Longworth Industries Goes 100 Percent Tagless

The "pea in the mattress" factor - that's what a woven label inside a base layer T-shirt can be to an Army ranger carrying a heavy pack on a 20-mile hike.
Longworth Industries, a Candor, NC-based manufacturer of performance apparel, has eliminated that discomfort by going 100 percent tagless, not only for its specialty store customers such as Peter Glenn, Sports Chalet and Woods & Water, but also for its growing military and law enforcement business
While tagless labels have become the norm in higherend performance apparel, this isn't necessarily the case with the military. "The military is more price-point oriented, so for next-to-skin garments they were wearing with their uniforms, this was relatively new to them," says Trey Harris, Longworth's director of marketing.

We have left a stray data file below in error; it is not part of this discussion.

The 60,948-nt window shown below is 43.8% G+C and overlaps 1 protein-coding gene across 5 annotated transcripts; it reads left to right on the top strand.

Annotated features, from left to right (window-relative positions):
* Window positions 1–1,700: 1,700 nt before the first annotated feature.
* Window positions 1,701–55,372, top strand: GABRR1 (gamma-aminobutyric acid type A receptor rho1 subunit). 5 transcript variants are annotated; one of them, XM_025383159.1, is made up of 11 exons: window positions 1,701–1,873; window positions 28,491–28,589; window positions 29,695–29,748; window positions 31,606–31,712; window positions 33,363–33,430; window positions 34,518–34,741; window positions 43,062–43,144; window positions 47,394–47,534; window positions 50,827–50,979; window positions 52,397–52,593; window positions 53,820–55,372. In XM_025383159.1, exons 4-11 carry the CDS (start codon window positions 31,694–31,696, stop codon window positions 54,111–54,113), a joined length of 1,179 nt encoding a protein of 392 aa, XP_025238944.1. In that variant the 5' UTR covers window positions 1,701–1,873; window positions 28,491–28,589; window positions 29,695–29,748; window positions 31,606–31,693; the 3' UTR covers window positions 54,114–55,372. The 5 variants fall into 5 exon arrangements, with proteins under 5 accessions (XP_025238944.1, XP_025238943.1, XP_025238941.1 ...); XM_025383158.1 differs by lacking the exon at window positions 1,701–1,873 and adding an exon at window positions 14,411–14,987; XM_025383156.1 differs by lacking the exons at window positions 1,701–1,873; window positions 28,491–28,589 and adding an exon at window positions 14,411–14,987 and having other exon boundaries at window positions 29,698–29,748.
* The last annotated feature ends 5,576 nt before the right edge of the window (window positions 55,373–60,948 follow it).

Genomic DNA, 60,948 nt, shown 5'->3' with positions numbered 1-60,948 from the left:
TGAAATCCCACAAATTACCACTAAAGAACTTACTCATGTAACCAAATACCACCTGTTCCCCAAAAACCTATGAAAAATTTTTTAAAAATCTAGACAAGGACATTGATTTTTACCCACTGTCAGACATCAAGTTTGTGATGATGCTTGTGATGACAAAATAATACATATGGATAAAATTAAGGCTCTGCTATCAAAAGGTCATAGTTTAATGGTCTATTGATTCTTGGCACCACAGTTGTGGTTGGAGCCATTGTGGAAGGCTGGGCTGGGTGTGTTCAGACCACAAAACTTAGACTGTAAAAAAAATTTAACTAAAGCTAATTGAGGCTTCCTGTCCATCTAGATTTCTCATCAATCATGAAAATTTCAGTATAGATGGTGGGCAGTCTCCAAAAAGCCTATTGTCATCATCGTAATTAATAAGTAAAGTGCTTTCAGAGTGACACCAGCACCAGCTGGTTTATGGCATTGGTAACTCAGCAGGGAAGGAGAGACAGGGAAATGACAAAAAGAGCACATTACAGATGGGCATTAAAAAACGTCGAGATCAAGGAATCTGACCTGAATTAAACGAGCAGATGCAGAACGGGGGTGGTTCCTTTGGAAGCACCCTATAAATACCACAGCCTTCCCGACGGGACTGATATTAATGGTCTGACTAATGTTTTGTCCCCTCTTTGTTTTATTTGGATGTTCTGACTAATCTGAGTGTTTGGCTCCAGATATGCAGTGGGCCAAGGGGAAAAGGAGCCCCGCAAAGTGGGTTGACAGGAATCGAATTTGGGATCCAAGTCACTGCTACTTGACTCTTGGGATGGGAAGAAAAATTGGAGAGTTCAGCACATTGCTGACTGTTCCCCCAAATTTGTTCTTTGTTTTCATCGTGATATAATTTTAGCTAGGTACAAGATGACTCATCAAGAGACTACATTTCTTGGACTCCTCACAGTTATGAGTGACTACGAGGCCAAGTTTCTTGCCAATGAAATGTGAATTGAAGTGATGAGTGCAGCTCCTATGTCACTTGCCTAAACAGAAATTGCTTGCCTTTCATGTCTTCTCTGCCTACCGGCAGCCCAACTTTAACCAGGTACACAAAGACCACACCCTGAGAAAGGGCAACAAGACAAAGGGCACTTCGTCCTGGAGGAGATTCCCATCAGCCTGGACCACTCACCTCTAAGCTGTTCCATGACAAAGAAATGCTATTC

Longworth has been making performance apparel for the ski, outdoor, hunting and fishing industries for 25 years, primarily micropolyester, moisture-wicking antimicrobial base layers.
All garments are knitted, cut, sewn and marketed exclusively in the United States by the company's 120 employees at a 32,000-square-foot facility in Candor.
Sales of the company's two labels, PolarMAX, used by oudoor sports enthusiasts such as skiers, snow boarders and runners, and XGO for military/tactical, law enforcement and hunters and anglers, increased 11 percent in 2007. "We make performance next-to-skin apparel for everyone from the Boy Scouts to the Navy Seals - anyone who is outdoors for any reason," says Harris.
Systems At A Glance

  • Patternmaking: Assyst Bullmer
  • Cutting: Gerber Technology
  • Materials Planning: IBM
  • Shipping: UPS
  • Payroll, Planning & Scheduling: Magnal
    Tagless is selling point
    Going tagless was a natural fit for Longworth, which started with its best-selling product, a men's doublelayer long-sleeve crewneck, using transfers from Unimark. Initially, one Trekk HT300 heat transfer machine was purchased, and the company had a single operator working it.
    Over the next few years, tagless was phased in through the entire line. A total of six machines, all with dedicated operators, now apply transfers to virtually all garments produced.